Revelations from the leaks have led to pragmatic actions by some states in the west to punish those exposed, while Nigeria and other Africa countries are yet to punish their citizens mentioned in all the leaks. In view of that, we need to galvanize forces to end or reduce the practice of tax havens particularly in British and the US territories which are most conducive for the culprits. We urge and expect these countries to take the lead in addressing the tax heavens practices. And when this happens, it will reduce the huge amount of monies taken offshore from both the advanced economies and Africa’s struggling economies.

Besides poverty and inequality which tax havens have fuelled over time, the operations of Tax of havens has a great huge moral and financial burden which must be stopped immediately. 

Ogwu Paul Okwuchukwu, PWYP Nigeria

The novel Nigeria Extractive Industries Transparency Initiative (NEITI) audit report has shown Nigeria’s rise in the Solid Minerals earnings. Going by the report, N69.2bn was the revenues Nigeria got from solid minerals in 2015. This represents 25% addition of the N55.8bn revenues from solid minerals in 2014.

The report further disclosed Nigeria production of solid minerals in 2015 was 39.27 million tonnes. This shows a downward of 17% from the 47.1 million tonnes that were in early 2017.

Cement manufacturing companies’ lead in revenue generation in solid minerals, contributing more than 60%. Also, construction and mining companies pulled a string by contributing about 31% and 8 % respectively.

The National Bureau of Statistics report on the States Disaggregated Mining and Quarrying Data for 2016 shows by 2015, Osun state came top in solid minerals production with 36%, while Ogun, Kogi, Cross River states and the Federal Capital Territory contributed 70% production.

In 2015, Nigeria generated $9.733m revenues from solid minerals’ exports. This was 1.45% of the non-oil exports for the said year.

In the report, lead and zinc came top with 79%, valued at $7.7million; and 175 gold, costing at $122,000million.

Also, in 2015, revenues from solid minerals accounted for 0.12% of Nigeria’s Gross Domestic Product (GDP). This was a minimal rise from 0.01% of the 0.11% recorded in 2014.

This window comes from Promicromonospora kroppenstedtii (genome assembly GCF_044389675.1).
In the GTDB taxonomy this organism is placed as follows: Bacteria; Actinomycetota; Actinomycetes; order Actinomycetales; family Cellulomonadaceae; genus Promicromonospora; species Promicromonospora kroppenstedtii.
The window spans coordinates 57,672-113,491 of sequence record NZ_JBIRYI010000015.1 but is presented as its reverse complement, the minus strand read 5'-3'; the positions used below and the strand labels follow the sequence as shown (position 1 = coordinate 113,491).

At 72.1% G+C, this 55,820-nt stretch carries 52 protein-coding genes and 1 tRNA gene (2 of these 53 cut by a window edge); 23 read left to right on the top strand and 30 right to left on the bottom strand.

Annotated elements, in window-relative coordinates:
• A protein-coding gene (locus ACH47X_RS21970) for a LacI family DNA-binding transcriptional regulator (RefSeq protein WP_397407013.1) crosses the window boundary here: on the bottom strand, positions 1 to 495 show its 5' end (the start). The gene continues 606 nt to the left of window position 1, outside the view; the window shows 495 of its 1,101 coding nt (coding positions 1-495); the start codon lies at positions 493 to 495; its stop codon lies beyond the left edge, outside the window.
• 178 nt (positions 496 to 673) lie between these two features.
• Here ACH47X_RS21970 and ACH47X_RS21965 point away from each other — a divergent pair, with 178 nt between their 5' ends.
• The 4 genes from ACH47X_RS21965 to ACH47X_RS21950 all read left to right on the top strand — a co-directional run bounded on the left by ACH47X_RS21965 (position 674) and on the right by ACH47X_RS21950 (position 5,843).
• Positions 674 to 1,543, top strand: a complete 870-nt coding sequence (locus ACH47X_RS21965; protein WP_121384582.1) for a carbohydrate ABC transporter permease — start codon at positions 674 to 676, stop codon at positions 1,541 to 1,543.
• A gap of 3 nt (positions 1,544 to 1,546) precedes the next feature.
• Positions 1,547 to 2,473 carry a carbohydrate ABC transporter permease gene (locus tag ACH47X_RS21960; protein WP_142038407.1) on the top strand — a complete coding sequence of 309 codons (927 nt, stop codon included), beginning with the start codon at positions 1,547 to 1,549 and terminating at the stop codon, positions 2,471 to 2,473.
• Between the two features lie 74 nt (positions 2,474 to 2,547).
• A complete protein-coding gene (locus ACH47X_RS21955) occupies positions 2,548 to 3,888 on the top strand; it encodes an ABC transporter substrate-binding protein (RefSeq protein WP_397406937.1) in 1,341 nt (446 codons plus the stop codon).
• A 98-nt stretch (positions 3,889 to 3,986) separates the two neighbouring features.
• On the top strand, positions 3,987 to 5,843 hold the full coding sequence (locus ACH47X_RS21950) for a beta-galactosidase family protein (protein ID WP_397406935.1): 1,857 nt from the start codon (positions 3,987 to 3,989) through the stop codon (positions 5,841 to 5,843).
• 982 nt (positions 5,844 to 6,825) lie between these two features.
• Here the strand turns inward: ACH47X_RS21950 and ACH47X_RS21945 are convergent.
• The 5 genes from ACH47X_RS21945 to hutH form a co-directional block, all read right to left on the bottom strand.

As at 2015, 4,305 mineral titles were valid. And in this, mining lease had 204 titles, 657 for small-scale mining; 1,865 for quarrying licenses and that of exploration licenses was for 1,579.

Improvement in tax collection and the review of royalty rates paid by companies were some of the core factors that led to increases in revenues in the sector the report shows.

By 2011 NEITI had carried out a study in solid minerals, this was followed by an independent audit of the solid minerals sector in 2012, covering 2007 to 2010. The audit reports show that Nigeria generated N271.77bn revenues from solid minerals in the periods of 2007 and 2015.

Glad to see Nigeria make a good effort in opening up her solid minerals sector, however, it is important for the state to make the needed investment in the sector. And in that way, the success made will be sustained. One of the ways to go is to immediately release the N30bn Solid Minerals Development Fund that has been approved by the Federal Executive Council, which NEITI recommended in its report.

Apart from insufficient funding affecting the sector, insecurity, and difficulty in getting mining license are some of the major factors that have adverse effect on the solid minerals sector. Therefore, it is important the state immediately address the difficulty in getting mining license and address insecurity especially in the rural community that often hosts mining sites.